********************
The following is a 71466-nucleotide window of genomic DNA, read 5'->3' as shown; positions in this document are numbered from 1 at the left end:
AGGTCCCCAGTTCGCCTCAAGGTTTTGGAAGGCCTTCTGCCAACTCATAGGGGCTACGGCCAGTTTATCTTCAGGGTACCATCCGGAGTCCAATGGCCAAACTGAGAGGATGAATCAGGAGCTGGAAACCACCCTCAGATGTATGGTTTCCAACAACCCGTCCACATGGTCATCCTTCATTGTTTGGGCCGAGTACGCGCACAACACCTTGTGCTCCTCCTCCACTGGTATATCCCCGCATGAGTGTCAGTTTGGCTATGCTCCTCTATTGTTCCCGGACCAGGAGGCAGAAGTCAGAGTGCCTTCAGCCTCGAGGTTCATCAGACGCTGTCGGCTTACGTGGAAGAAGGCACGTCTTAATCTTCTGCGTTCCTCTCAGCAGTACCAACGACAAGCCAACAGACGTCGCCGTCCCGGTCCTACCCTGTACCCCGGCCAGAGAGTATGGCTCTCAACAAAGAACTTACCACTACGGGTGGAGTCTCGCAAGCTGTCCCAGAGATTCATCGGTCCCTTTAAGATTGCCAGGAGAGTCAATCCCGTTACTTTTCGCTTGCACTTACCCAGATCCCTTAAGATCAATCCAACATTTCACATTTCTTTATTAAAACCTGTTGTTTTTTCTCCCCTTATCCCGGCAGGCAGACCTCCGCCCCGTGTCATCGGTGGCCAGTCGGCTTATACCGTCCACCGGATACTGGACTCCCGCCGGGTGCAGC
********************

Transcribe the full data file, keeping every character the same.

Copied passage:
The following is a 71466-nucleotide window of genomic DNA, read 5'->3' as shown; positions in this document are numbered from 1 at the left end:
AGGTCCCCAGTTCGCCTCAAGGTTTTGGAAGGCCTTCTGCCAACTCATAGGGGCTACGGCCAGTTTATCTTCAGGGTACCATCCGGAGTCCAATGGCCAAACTGAGAGGATGAATCAGGAGCTGGAAACCACCCTCAGATGTATGGTTTCCAACAACCCGTCCACATGGTCATCCTTCATTGTTTGGGCCGAGTACGCGCACAACACCTTGTGCTCCTCCTCCACTGGTATATCCCCGCATGAGTGTCAGTTTGGCTATGCTCCTCTATTGTTCCCGGACCAGGAGGCAGAAGTCAGAGTGCCTTCAGCCTCGAGGTTCATCAGACGCTGTCGGCTTACGTGGAAGAAGGCACGTCTTAATCTTCTGCGTTCCTCTCAGCAGTACCAACGACAAGCCAACAGACGTCGCCGTCCCGGTCCTACCCTGTACCCCGGCCAGAGAGTATGGCTCTCAACAAAGAACTTACCACTACGGGTGGAGTCTCGCAAGCTGTCCCAGAGATTCATCGGTCCCTTTAAGATTGCCAGGAGAGTCAATCCCGTTACTTTTCGCTTGCACTTACCCAGATCCCTTAAGATCAATCCAACATTTCACATTTCTTTATTAAAACCTGTTGTTTTTTCTCCCCTTATCCCGGCAGGCAGACCTCCGCCCCGTGTCATCGGTGGCCAGTCGGCTTATACCGTCCACCGGATACTGGACTCCCGCCGGGTGCAGC